Why Did NORAD Start Tracking Santa?

Getty Images
Getty Images

On December 24, 1955, the red telephone at the Continental Air Defense Command (CONAD) Operations Center in Colorado Springs, Colorado began ringing.

The red phone meant it was either the Pentagon or CONAD commander in chief General Earle Partridge on the other end, and their reason for calling would probably not be pleasant.

U.S. Air Force Col. Harry Shoup, director of operations at the center, rushed over to the phone and grabbed it.

“Yes, Sir, this is Colonel Shoup,” he barked.

Nothing but silence in response.

“Sir? This is Colonel Shoup,” he said.

Silence again.

“Sir? Can you read me alright?”

Finally, a soft voice on the other end.

“Are you really Santa Claus?” a little girl asked.

Shoup was stunned for a second. This must be a joke, he thought. He looked around the room, expecting to see his men laughing at their prank, but found stony, serious faces all around.

He realized that there was “some screwup on the phones,” and decided to play along.

“Yes, I am,” he answered. “Have you been a good little girl?"

The girl explained to Shoup that she would leave some food out for both Santa and his reindeer and then recited her Christmas list to him. Shoup thanked her for her hospitality, noting that Santa had a lot of traveling to do. How did he get to all those houses in one night, anyway, she asked.

Apparently, that was classified intelligence in Shoup’s mind. “That’s the magic of Christmas,” he said. If anyone asks her about that, he said, she should tell them to stop asking so many questions or Santa would put them on the naughty list.

“That red phone, boy,” Shoup later recalled. “That’s either the old man—the four star [General Partridge]—or the Pentagon. I was all shook up.”

The red phone would keep ringing throughout the night. Not because of Soviet nukes or fighter planes heading toward U.S. soil, but because of a typo.

That day, Shoup would later learn, a local newspaper ran a Sears Roebuck ad inviting kids to contact Santa.

“Hey Kiddies!” the ad read. “Call me on my private phone and I will talk to you personally any time day or night.” The ad listed Santa’s direct line, but the number in the copy was off by a digit. Instead of connecting to the special line Sears set up with a Santa impersonator, kids wound up calling a secret air defense emergency number.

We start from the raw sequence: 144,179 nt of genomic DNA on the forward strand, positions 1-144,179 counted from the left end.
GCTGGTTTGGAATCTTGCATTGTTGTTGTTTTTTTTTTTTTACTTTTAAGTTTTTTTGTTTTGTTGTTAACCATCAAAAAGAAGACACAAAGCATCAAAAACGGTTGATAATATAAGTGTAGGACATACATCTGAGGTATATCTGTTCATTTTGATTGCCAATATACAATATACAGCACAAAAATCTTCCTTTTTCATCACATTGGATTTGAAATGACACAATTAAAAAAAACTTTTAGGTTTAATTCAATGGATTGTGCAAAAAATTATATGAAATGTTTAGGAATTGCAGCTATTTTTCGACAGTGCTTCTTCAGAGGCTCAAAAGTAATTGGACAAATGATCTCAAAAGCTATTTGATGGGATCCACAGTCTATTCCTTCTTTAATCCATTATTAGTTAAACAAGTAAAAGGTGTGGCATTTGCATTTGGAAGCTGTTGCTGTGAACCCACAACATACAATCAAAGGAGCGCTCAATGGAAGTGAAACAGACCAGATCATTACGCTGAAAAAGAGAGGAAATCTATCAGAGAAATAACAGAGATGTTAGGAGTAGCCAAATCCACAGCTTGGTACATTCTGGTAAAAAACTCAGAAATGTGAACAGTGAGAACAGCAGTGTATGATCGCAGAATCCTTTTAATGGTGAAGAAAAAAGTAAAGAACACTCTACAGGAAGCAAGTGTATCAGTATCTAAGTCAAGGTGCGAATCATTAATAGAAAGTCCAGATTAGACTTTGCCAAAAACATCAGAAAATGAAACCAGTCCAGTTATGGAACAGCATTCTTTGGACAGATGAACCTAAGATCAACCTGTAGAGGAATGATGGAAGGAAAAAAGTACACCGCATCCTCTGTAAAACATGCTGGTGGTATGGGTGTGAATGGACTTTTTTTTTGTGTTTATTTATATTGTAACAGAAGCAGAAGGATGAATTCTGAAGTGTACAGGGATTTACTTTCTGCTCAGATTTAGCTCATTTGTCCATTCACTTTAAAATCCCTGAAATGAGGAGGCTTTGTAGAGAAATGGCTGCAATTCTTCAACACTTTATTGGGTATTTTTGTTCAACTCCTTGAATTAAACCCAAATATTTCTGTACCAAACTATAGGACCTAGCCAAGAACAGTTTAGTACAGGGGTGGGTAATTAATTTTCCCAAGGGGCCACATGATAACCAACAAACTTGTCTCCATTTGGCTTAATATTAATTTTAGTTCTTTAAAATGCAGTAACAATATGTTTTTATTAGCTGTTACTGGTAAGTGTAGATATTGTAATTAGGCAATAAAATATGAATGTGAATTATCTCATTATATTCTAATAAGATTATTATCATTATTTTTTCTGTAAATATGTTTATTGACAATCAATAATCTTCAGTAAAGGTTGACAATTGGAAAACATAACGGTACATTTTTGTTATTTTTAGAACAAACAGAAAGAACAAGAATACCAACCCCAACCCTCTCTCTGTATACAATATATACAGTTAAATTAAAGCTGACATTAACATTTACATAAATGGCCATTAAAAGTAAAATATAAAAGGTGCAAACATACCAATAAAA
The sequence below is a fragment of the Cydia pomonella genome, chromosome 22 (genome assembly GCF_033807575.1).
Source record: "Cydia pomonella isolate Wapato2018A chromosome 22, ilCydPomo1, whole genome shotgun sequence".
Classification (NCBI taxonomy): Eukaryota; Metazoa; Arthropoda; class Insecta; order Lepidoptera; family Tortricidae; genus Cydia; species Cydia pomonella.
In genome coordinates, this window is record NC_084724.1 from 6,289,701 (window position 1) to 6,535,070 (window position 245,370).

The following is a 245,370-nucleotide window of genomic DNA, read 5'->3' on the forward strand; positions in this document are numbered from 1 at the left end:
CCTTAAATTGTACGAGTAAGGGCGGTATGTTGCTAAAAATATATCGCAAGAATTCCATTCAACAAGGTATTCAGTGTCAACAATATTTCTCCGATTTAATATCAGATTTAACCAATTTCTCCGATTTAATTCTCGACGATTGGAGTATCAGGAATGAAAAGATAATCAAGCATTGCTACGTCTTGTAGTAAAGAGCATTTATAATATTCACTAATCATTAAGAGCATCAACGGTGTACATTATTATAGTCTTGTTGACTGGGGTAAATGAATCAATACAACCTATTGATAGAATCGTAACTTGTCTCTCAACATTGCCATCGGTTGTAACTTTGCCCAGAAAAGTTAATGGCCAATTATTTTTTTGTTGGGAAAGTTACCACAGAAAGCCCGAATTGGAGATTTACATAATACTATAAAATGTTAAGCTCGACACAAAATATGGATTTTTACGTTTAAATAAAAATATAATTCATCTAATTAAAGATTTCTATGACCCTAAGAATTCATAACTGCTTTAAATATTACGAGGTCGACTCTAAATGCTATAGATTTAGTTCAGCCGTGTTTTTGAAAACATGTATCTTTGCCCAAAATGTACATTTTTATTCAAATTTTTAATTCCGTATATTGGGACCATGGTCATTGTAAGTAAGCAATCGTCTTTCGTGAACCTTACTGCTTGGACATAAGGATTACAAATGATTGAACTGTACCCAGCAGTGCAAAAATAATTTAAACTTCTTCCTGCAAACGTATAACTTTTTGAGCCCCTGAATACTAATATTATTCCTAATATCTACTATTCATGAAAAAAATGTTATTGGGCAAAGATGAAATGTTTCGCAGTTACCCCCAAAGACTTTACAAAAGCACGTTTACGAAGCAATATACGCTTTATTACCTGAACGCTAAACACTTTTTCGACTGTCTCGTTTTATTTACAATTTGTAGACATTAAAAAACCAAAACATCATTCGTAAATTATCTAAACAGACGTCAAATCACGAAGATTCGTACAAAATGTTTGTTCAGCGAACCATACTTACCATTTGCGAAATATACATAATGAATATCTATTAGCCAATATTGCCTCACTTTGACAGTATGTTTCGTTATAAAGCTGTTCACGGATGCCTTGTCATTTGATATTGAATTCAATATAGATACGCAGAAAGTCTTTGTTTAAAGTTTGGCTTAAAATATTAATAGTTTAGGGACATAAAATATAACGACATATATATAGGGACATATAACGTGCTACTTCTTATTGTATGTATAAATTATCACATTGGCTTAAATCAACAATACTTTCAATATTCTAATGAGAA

After a few more Santa-related calls, Shoup pulled a few airmen aside and gave them a special assignment. They would answer the phone and give callers—barring the Pentagon, we assume—Santa’s current location as they “tracked” him on their radar.

From that night on, tracking Santa became a yearly tradition, carried on by the North American Aerospace Defense Command (NORAD) when it replaced CONAD in 1958. A new phone number, separate from the red phone, was established and publicized, and people were invited to call in and find out how close Santa was to their home. Every Christmas Eve, military service members staff phones and email accounts and the Santa Tracker Twitter account to keep kids up to date on Santa’s whereabouts.

Harry Shoup passed away in 2009, remembered by his peers and the public as the “Santa Colonel” who gave a special gift to millions of kids.

This post originally appeared in 2012.

Amazon’s Big Fall Sale Features Deals on Electronics, Kitchen Appliances, and Home Décor

Dash/Keurig
Dash/Keurig

If you're looking for deals on items like Keurigs, BISSELL vacuums, and essential oil diffusers, it's usually pretty slim pickings until the holiday sales roll around. Thankfully, Amazon is starting these deals a little earlier with their Big Fall Sale, where customers can get up to 20 percent off everything from home decor to WFH essentials and kitchen gadgets. Now you won’t have to wait until Black Friday for the deal you need. Make sure to see all the deals that the sale has to offer here and check out our favorites below.